Green / Eco-Friendly

Trade in pop cans and beer bottles for minimal amounts of cash?

  • Last Updated:
  • Apr 29th, 2019 2:20 pm
Tags:
None
Deal Addict
User avatar
Nov 10, 2015
2243 posts
834 upvotes
Monte Creek, BC
IN BC we are charged a deposit on all kinds of containers. I rinse them, store them in the garage and 3 or 4 times a year drop them of at a recycling depot. There are several located in each city. With the trunk of my car full i usually net about $20.
No political content in signatures (Who did I offend?)
Deal Expert
Aug 2, 2004
30497 posts
5037 upvotes
East Gwillimbury
Why is everyone replying to a 9 year old post?

First of all, you can not do a Kramer / Newman

Pop cans out of province will not scan in QC or MI
Member
Feb 9, 2017
234 posts
123 upvotes
Ontario’s West Coast
I do it in Ontario I take pop cans to a scrap metal dealer and beer cans/bottles to the beer store
Deal Addict
May 7, 2006
2019 posts
52 upvotes
In Norway I believe, there's a 95% plastic bottle return rate because there's a tax on all bottles purchased so people return their bottles for a refund. I think the incentive to return is the best method, because otherwise some grumpy folks really don't care.
Deal Expert
Aug 2, 2001
15962 posts
6139 upvotes
aokec wrote:
Apr 19th, 2019 12:58 pm
In Norway I believe, there's a 95% plastic bottle return rate because there's a tax on all bottles purchased so people return their bottles for a refund. I think the incentive to return is the best method, because otherwise some grumpy folks really don't care.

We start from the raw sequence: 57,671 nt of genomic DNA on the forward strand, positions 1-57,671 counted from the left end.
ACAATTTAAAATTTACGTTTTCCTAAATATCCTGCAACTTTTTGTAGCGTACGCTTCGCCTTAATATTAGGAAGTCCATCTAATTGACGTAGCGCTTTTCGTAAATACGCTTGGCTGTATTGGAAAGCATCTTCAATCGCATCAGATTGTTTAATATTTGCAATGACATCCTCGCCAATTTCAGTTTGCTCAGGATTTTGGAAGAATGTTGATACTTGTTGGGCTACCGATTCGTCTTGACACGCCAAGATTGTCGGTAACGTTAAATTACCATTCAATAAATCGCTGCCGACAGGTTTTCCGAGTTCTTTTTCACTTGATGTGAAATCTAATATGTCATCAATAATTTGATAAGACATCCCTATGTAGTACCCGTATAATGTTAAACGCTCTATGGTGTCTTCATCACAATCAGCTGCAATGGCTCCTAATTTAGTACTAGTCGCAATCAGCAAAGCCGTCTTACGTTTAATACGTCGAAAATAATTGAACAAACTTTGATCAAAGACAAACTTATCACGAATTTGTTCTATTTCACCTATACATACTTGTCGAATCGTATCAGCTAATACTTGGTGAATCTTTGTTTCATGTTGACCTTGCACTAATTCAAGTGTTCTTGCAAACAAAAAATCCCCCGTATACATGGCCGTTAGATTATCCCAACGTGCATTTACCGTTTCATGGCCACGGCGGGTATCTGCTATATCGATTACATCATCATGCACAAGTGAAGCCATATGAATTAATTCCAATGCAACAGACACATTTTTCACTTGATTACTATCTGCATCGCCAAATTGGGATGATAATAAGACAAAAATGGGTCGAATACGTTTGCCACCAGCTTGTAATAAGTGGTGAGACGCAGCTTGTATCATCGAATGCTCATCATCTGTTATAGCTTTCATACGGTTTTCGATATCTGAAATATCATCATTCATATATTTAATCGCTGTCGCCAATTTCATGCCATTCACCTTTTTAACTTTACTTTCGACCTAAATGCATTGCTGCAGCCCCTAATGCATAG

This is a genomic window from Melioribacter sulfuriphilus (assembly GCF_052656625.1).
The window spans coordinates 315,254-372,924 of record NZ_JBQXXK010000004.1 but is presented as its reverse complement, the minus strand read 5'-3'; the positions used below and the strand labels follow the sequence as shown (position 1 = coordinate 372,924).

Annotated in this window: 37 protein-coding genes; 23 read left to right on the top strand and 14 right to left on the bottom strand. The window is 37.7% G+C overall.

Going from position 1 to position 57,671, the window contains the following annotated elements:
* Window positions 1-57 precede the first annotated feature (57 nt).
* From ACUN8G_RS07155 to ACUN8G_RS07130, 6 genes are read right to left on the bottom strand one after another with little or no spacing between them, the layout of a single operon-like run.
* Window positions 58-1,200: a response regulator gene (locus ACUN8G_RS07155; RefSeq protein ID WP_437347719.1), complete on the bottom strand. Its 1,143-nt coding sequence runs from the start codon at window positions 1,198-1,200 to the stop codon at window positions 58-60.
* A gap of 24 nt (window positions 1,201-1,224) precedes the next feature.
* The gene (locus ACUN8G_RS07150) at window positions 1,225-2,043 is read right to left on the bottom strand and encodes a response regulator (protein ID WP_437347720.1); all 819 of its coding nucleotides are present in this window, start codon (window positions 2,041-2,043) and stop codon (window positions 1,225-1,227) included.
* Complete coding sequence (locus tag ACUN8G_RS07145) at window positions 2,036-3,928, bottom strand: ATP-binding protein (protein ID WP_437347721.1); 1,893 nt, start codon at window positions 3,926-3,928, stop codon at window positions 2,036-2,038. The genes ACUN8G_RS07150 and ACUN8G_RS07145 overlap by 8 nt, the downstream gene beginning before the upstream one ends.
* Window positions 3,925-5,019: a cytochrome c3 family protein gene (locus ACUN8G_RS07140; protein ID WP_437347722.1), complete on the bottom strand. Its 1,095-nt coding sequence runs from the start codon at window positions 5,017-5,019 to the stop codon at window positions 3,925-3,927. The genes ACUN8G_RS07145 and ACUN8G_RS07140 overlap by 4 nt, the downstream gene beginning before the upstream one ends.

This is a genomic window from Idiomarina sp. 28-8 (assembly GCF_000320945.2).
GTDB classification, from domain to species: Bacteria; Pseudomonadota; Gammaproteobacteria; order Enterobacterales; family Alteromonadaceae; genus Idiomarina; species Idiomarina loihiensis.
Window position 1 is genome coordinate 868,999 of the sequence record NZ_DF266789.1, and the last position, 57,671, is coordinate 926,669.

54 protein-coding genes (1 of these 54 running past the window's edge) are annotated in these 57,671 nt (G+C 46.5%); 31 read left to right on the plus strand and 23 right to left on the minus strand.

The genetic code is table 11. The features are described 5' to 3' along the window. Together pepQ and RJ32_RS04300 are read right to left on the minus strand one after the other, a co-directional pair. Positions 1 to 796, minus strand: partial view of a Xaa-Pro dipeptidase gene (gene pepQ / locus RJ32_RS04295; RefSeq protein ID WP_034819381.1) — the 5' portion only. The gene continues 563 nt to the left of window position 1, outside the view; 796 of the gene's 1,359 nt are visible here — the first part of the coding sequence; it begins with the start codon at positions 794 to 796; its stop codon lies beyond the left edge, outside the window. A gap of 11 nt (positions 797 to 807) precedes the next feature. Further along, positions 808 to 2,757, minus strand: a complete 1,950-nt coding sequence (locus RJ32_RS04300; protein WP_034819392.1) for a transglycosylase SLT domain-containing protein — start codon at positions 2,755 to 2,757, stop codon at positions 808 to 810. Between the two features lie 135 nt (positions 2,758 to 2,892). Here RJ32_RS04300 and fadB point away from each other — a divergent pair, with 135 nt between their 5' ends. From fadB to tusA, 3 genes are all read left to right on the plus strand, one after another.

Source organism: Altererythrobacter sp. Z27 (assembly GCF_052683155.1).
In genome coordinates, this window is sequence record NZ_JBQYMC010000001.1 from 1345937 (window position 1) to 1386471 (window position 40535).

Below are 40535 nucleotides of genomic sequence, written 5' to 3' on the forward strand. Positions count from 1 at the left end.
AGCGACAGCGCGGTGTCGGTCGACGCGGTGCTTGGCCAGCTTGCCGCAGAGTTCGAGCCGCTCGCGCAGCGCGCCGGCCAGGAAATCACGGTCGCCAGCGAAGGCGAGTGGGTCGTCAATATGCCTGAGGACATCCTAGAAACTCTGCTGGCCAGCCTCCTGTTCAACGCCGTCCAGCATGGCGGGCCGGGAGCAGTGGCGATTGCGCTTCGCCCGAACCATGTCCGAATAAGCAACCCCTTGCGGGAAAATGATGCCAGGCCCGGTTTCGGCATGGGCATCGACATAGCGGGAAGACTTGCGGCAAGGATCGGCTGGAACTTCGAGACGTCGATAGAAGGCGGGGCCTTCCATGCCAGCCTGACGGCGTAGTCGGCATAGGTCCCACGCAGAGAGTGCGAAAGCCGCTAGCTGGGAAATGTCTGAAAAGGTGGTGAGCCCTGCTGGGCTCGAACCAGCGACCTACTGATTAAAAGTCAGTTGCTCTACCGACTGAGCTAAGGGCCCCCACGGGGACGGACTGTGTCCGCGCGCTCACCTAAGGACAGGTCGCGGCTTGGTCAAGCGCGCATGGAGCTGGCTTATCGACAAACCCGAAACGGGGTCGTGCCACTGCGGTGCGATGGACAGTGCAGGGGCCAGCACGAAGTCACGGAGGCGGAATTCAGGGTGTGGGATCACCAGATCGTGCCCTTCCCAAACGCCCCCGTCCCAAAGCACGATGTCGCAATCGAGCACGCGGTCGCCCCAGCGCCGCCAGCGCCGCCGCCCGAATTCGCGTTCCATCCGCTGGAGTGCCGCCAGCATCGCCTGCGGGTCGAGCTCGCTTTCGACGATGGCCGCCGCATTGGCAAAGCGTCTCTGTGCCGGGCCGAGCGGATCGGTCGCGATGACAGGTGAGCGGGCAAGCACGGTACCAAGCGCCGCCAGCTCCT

One big difference is that in Norway (and other European countries) you return your empties at the grocery store in a sort of vending machine. This makes it super convenient. You don't have to save a bunch to make it worthwhile for a trip to the bottle depot - you just bring them with you when you go shopping.
Deal Fanatic
User avatar
May 9, 2009
5687 posts
1518 upvotes
Montreal
TrevorK wrote:
Apr 19th, 2019 9:39 pm
One big difference is that in Norway (and other European countries) you return your empties at the grocery store in a sort of vending machine. This makes it super convenient. You don't have to save a bunch to make it worthwhile for a trip to the bottle depot - you just bring them with you when you go shopping.
This is the case in Quebec as well. Most grocery stores, including Costco, have a bottle/can return machine. In fact, any retailer that sells single-use cans and bottles with a deposit is required to accept the empties and refund the deposit, even if they don't sell that specific brand.

Top